We’ve known for quite some time that nuts are an important part of a well-balanced diet and offer many nutritional benefits including that they are a great source of protein and can be rich in omega fatty acids. They are good for the heart and the brain, but a new comprehensive study shows that they may also be a key to the fight against pancreatic cancer in women.
Pancreatic cancer has the highest mortality rate of all the major cancers and is the fourth leading cause of cancer death in North America, with more than 38,000 Americans and approximately 4,100 Canadians dying from it in 2013.
In the first study to measure the association between pancreatic cancer risk and nut consumption, published in the British Journal of Cancer, researchers from Brigham and Women’s Hospital and Harvard Medical School discovered a relationship between nut consumption and a decrease in the risk of pancreatic cancer in women.
The study followed 75,680 women with no prior history of cancer who participated in the Nurses’ Health Study. The study, which started in 1976 and ended in 1989, had their nut consumption analyzed(almonds, Brazil nuts, cashews, pistachios, hazelnuts, macadamias, pecans, pine nuts, and walnuts).
What they found is that the women who consumed at least one ounce of nuts twice a week had a 35% lower incidence of pancreatic cancer and a 32% lower incidence of diabetes.
Remarkably, on top of the decreased cancer risk, they also found that those who ate nuts tended to weigh less than those who didn’t, which contradicts the common misconception that the fat content in nuts contributes to weight gain.
Nuts have been shown to have numerous health benefits as they contain copper, fiber, folic acid, magnesium, monounsaturated fat, protein, vitamin E, and are rich in antioxidant phytochemicals. In recent years, they’ve been shown to help reduce the risk of heart attacks by more than 10%. For pregnant women, nut consumption has been shown to help decrease the risk of allergies in their children. One study even showed men who consumed walnuts had better quality semen.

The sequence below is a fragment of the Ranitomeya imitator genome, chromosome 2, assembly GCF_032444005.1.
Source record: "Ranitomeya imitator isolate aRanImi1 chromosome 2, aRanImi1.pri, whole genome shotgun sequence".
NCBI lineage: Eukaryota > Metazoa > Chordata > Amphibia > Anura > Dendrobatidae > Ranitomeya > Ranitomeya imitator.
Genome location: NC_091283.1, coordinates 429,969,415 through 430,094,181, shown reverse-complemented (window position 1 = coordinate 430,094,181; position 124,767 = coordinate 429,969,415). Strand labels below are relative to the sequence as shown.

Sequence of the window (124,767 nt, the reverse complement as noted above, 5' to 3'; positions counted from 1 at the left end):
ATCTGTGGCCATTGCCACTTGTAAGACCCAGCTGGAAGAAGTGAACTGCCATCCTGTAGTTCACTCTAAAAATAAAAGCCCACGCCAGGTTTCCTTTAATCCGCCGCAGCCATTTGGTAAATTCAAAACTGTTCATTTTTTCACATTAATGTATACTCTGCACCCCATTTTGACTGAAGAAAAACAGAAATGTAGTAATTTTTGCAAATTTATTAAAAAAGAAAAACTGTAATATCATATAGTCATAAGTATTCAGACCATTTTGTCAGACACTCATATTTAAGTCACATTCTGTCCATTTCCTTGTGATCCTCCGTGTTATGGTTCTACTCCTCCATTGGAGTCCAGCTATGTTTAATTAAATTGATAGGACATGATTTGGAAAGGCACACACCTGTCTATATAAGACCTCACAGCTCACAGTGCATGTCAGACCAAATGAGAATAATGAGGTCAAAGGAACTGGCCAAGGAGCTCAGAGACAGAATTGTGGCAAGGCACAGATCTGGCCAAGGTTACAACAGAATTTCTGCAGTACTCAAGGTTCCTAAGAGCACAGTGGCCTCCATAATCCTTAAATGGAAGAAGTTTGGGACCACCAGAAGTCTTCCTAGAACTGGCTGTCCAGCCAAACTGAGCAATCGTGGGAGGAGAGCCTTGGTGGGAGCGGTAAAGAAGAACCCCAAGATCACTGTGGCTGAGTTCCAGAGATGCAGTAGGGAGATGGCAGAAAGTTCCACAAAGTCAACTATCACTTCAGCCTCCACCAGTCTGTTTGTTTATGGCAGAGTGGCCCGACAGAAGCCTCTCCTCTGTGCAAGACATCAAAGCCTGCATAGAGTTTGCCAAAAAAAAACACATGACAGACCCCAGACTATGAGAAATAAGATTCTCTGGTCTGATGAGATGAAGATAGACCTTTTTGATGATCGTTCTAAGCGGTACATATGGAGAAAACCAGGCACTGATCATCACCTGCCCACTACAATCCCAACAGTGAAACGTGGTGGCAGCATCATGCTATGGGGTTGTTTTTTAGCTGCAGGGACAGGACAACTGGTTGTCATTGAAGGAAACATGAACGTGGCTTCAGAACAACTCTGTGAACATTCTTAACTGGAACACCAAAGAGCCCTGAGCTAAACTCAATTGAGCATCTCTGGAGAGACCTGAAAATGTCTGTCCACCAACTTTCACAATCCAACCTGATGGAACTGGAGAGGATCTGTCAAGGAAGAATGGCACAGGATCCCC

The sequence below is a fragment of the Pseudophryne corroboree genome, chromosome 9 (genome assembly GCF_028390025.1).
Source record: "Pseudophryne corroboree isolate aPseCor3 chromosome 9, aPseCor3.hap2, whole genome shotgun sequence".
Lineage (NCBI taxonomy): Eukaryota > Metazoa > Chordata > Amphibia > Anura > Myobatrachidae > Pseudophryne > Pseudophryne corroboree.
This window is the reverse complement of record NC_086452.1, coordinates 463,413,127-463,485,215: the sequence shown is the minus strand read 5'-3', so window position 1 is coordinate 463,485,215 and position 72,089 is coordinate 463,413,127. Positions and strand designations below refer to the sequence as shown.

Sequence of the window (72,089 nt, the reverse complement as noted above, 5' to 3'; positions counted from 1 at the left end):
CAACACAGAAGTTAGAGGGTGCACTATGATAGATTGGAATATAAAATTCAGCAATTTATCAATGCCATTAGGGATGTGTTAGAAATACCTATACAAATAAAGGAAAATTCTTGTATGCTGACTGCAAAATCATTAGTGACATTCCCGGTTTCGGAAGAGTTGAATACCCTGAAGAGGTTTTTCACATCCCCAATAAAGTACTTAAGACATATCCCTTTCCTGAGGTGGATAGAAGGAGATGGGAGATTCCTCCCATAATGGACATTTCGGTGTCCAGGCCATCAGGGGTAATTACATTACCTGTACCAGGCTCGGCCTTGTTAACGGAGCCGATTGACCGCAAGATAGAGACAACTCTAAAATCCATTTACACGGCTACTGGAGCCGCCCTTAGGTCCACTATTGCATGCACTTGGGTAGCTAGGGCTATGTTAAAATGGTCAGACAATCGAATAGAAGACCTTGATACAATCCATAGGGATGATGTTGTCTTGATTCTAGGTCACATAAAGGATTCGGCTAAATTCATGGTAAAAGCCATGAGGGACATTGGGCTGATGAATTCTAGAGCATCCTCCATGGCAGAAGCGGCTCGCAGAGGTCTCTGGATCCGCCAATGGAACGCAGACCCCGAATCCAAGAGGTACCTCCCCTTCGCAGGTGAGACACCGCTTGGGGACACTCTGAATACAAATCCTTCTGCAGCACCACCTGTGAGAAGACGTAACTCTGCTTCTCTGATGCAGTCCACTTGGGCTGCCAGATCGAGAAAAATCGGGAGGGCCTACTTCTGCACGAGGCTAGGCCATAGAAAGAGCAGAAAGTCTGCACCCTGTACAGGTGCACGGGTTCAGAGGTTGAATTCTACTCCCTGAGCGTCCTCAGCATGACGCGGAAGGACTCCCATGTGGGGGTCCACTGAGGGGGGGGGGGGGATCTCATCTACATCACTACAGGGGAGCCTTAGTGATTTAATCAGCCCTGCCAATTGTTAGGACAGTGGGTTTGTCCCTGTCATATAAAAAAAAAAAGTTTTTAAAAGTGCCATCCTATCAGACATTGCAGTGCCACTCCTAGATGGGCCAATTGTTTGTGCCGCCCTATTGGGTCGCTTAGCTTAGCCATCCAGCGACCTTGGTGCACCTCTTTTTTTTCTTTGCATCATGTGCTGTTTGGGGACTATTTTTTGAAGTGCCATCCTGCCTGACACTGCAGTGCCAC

So if you’re like me and already include nuts regularly in your diet, please continue. For those of you that are not, here are a few ways to add them to your diet:
• Add them to your salad
• Chop up some nuts and add them to your yogurt
• Add some almonds to your smoothie or shake
• Use crushed almonds as a crust on fish
Remember, as with anything, as long as you keep an eye on portion sizes, nuts can be an appetizing and nutritious part of any diet.
“Nuts Linked With Lower Pancreatic Cancer Risk,” Huffington Post web site, November 10, 2013; http://www.huffingtonpost.com/2013/11/10/nuts-pancreatic-cancer-risk_n_4234906.html?utm_hp_ref=healthy-living
“Tree nut consumption associated with reduced risk of pancreatic cancer in women,” Canada’s Guide to Complementary and Alternative Health Care; http://naturalhealthcare.ca/nutrition_news.phtml?sac=view&id=5758#.UoEZePnbPuQ
“Pancreatic Cancer Canada web site,” http://ww.pancreaticcancercanada.ca